The performance gap between PowerPC and x86 is "not a myth," according to Mac and Windows gaming developer John Carmack, cofounder of id Software. Mr. Carmack made the comment at Slashdot in response to a discussion there about Fridayis Devilis Advocate column by John Kheit at The Mac Observer. According to Mr. Carmack, the compilers available for PowerPC on the Mac platform are simply not as fast as those available for Windows.
The comments came in reaction to John Kheitis suggestion that some game developers may leave Mac on PowerPC behind in favor of Mac on Intel, once Apple completes its migration to Intelis processor family. While Mr. Carmack did not endorse that idea, by any means, he did stress that higher performance is currently available on Windows and x86 than on Mac and PPC.
"We work with Apple, ATI, and Nvidia to make everything run as well as possible," wrote Mr. Carmack. "Doom 3 had AltiVec code in it, and there were driver changes to make things work better. The bottom line is that the compiler / cpu / system / graphics card combinations available for Macs has just never been as fast as the equivalent x86/windows systems."
He added, "the performance gap is not a myth or the result of malicious developers trying to make your platform of choice look bad."
Market reality, however, is the real enemy for developing the fastest Mac on PowerPC application.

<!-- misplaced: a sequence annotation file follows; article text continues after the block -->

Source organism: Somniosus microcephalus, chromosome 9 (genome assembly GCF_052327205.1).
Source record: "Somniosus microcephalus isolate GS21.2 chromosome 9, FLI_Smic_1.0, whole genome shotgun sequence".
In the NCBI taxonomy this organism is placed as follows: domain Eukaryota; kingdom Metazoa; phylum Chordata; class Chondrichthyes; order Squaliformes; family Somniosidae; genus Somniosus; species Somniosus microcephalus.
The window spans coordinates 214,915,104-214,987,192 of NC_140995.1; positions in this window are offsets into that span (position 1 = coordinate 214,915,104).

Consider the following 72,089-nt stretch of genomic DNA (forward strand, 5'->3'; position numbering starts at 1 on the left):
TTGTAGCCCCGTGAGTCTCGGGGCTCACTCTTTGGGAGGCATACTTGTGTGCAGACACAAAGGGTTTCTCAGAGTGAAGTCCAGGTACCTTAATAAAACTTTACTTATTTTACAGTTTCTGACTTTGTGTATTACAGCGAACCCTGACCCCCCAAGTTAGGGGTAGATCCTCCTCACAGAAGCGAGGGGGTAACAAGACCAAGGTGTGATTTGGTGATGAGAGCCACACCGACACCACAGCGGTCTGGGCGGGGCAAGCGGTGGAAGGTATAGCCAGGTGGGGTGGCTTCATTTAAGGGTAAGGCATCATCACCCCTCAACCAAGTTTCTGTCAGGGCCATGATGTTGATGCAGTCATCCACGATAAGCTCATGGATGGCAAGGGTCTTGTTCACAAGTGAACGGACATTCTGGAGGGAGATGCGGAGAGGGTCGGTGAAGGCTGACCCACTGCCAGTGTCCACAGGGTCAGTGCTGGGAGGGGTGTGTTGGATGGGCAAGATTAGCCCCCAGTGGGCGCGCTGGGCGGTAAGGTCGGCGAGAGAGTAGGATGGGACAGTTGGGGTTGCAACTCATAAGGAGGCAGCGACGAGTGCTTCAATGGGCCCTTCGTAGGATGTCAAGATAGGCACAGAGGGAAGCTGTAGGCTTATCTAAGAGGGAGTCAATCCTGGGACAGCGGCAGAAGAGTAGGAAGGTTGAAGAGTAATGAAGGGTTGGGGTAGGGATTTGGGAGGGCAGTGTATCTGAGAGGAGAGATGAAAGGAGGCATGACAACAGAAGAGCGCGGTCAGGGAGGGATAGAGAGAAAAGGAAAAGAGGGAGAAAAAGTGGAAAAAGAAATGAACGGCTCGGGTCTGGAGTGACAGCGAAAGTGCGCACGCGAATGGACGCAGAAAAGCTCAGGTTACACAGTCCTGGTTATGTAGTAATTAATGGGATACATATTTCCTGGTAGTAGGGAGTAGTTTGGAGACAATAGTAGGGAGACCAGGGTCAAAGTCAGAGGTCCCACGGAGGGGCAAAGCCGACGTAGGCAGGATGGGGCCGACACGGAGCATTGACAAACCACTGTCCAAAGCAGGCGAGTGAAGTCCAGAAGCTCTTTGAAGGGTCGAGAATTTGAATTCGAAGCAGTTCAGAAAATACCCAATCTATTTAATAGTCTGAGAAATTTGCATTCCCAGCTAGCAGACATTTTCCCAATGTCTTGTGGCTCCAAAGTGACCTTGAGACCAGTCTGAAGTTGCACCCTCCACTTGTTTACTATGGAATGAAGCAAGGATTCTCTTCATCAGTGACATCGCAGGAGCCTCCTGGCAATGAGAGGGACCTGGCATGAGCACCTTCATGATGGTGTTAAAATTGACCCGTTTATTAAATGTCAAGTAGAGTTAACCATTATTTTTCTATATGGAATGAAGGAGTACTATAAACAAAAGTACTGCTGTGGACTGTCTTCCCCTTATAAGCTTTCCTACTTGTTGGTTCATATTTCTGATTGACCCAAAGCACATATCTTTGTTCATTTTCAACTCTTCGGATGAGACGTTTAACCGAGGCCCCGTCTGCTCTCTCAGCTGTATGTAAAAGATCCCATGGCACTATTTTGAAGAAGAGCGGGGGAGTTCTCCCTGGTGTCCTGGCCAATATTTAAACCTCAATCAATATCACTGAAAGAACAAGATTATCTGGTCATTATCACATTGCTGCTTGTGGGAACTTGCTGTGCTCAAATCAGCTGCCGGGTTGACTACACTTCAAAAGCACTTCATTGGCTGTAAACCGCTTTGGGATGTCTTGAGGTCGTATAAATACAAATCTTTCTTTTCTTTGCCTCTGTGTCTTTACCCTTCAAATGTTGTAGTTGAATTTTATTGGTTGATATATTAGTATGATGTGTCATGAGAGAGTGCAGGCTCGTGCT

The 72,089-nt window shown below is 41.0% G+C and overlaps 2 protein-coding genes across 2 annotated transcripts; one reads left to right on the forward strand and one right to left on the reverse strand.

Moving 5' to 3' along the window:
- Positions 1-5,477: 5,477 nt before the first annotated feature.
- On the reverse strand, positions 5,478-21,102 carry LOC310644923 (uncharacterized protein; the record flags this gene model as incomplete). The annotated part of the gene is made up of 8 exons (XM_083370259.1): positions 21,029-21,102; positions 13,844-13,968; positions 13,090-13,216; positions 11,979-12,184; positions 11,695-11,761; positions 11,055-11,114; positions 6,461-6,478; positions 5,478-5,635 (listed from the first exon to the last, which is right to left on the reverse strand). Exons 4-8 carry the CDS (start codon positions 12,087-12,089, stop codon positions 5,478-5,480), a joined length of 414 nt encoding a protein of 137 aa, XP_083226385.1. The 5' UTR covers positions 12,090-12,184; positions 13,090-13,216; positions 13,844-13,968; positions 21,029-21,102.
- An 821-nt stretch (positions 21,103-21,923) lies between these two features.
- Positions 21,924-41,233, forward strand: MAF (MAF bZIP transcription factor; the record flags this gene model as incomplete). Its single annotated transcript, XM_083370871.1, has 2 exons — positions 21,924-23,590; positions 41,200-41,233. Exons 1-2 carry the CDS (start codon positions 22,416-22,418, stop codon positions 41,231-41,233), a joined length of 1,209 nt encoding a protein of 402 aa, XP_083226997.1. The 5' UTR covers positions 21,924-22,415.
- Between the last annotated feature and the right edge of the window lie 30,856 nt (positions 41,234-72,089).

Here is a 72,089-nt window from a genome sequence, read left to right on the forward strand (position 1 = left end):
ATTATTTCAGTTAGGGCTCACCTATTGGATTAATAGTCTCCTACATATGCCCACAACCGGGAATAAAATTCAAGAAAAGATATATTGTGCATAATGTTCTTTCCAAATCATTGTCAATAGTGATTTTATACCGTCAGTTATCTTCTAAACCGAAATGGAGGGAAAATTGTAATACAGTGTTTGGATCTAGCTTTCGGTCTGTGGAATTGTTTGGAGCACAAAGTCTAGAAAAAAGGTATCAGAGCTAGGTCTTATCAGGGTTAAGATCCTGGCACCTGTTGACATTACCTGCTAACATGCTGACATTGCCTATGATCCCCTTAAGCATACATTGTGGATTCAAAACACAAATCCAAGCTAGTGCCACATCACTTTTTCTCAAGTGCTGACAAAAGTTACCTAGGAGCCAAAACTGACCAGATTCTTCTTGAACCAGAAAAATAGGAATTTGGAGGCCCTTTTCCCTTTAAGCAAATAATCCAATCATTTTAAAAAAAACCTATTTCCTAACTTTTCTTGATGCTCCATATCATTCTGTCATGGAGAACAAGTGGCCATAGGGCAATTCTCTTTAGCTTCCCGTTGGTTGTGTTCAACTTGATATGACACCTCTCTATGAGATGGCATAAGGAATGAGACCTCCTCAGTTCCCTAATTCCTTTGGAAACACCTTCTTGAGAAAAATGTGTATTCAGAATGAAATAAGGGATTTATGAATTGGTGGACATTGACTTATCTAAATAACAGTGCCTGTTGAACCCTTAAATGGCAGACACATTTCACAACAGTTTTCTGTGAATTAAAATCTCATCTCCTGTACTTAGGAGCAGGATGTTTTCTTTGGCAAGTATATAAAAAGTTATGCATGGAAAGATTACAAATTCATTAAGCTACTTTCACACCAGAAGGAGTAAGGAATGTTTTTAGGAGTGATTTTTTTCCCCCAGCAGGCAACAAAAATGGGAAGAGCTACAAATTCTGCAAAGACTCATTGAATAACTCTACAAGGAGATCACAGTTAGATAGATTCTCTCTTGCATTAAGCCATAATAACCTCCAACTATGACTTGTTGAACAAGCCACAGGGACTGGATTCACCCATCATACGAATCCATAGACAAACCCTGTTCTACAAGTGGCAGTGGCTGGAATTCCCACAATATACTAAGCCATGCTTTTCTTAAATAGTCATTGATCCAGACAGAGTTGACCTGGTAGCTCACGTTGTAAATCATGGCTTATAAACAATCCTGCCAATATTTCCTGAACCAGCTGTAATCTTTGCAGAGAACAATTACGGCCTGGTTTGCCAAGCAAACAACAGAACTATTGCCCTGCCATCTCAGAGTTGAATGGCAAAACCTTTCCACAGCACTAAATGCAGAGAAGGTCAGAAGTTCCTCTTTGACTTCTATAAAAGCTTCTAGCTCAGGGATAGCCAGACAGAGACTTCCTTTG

"Yes, it is always possible to make an application faster," wrote Mr. Carmack, "but expecting developers to work harder on the Mac platform than on windows is not reasonable. The Xbox version of Doom required extensive effort in both programming and content to get good performance, but it was justified because of the market."
"In hindsight," he added, "we probably should have waited and ported the Xbox version of the game to the Mac, which would have played on a broader range of hardware. Of course, then we would have taken criticism for only giving the Mac community the icrippled, cut down versioni."
Mr. Carmack has long been a supporter of the Mac platform, appearing at several Macworld Expo keynotes alongside Steve Jobs showing off id games to the Mac audience. He has also personally worked on such things as keeping the Mac and Windows versions of Quake Arena code-compatible, and releasing the Mac and PC versions of that game simultaneously in 1999.
At that time, Mr. Carmack said, "thereis no reason why the Macintosh canit be a perfect gaming platform."
According to his more recent comments, however, the reality today is that some things are not as good for gaming on the Mac platform as they could be.
Mr. Carmackis roots in the Mac OS X world extend back to NeXTSTEP, as it was a NeXTSTEP box on which he developed the original Quake game.